We go somewhere that they say looks a lot like Mars and we meet some people who would love to go to the real place.
PATRICK EMMETT: From prehistoric times, mankind has been fascinated with Mars. The closest planet to Earth and has spawned countless books and movies. One of these, 'Red Planet', was filmed near Coober Pedy in 2000.
And those barren landscapes are again drawing Martian devotees from around the world - this time it's the rugged hills around Arkaroola.
JON CLARKE, MARS SOCIETY: Aspects of the landscape are very Martian.
We have dune fields at Arkaroola and up in the Stezlecki Desert, we have springs, we've got big outwash fans from the creeks in the Flinders Ranges, we've got dry lakebeds, and all these features we have seen in images from Mars from orbiters and from rovers.
PATRICK EMMETT: Jon Clarke is a member of the Mars Society, a group of scientists from around the world devoted to putting humans on Mars.
JON CLARKE: In some ways we're very close. In some ways there's probably 10 to 20 years of testing and thinking that needs to be done before we're ready to go, but we need to start thinking about it if we want to go.
PATRICK EMMETT: The work at Arkaroola will build on experiments already conducted overseas. They'll be testing equipment and techniques for what is, by any estimates, an enormous and dangerous task.
In January, when NASA landed two rovers on the planet, it took them six months to get there.
It's estimated a human mission would take 2 and a half years in total.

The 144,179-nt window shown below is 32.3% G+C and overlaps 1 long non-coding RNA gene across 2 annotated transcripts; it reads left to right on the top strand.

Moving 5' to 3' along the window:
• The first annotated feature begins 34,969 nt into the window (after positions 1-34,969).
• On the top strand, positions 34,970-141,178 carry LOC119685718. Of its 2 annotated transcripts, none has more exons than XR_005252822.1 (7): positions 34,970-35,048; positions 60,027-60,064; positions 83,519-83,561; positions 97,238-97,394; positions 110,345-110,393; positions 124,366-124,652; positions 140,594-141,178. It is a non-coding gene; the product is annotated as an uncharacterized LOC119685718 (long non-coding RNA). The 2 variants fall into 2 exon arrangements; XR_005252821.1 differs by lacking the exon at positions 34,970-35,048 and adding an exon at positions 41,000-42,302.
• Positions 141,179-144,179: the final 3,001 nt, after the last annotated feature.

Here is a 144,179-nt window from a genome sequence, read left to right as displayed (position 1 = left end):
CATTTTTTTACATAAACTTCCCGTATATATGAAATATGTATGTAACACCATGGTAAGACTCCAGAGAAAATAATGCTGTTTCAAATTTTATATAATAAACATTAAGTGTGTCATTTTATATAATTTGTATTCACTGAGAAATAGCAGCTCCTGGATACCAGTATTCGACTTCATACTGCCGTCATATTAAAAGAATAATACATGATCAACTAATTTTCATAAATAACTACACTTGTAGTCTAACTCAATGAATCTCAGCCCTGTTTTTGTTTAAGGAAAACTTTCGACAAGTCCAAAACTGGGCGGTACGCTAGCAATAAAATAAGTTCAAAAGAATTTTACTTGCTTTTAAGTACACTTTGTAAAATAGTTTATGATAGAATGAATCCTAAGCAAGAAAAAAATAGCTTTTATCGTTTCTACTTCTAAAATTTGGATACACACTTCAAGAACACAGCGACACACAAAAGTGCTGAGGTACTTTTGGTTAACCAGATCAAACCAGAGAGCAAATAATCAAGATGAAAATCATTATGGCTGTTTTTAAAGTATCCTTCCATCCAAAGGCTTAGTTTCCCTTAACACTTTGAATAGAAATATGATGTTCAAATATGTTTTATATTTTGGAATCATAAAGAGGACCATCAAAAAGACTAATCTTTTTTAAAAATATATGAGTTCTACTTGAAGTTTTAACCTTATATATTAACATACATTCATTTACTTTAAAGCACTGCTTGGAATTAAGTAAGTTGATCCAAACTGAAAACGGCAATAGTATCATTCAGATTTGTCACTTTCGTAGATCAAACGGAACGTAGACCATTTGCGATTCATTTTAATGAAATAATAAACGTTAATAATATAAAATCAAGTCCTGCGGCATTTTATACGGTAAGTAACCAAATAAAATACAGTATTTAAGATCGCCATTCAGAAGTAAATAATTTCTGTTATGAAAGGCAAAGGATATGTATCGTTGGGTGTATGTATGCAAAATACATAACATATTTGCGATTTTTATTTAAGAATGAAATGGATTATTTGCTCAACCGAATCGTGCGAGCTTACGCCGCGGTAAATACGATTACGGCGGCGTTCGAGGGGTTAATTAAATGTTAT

Once on the ground, any Mars crew would have its work cut out getting around on a planet where gravity is around half what it is on Earth, and some mountain ranges are 24km high.
The expedition will be testing a new generation of spacesuits to make that easier.
PATRICK EMMETT: This new elasticised suit will be getting its first test at Arkaroola. It's more like a wetsuit than the traditional spacesuit. It weighs half as much, it's a lot more flexible, and it's a lot safer.
One of the main reasons why Mars creates so much interest is that it seems the planet most likely to have had life on it.
Even though its average temperature now is now -55 degrees Celsius, it used to be a lot warmer.
And there's evidence there may be water there.
JAMES WALDIE: The great scientific question is 'are we alone in the universe?
Travelling to Mars, exploring Mars, may answer that question.
PATRICK EMMETT: Do you hope that one day you'll be wearing one of your suits on Mars?
JAMES WALDIE: I think that's the dream of all Mars Society people.
Donít get lost in space.
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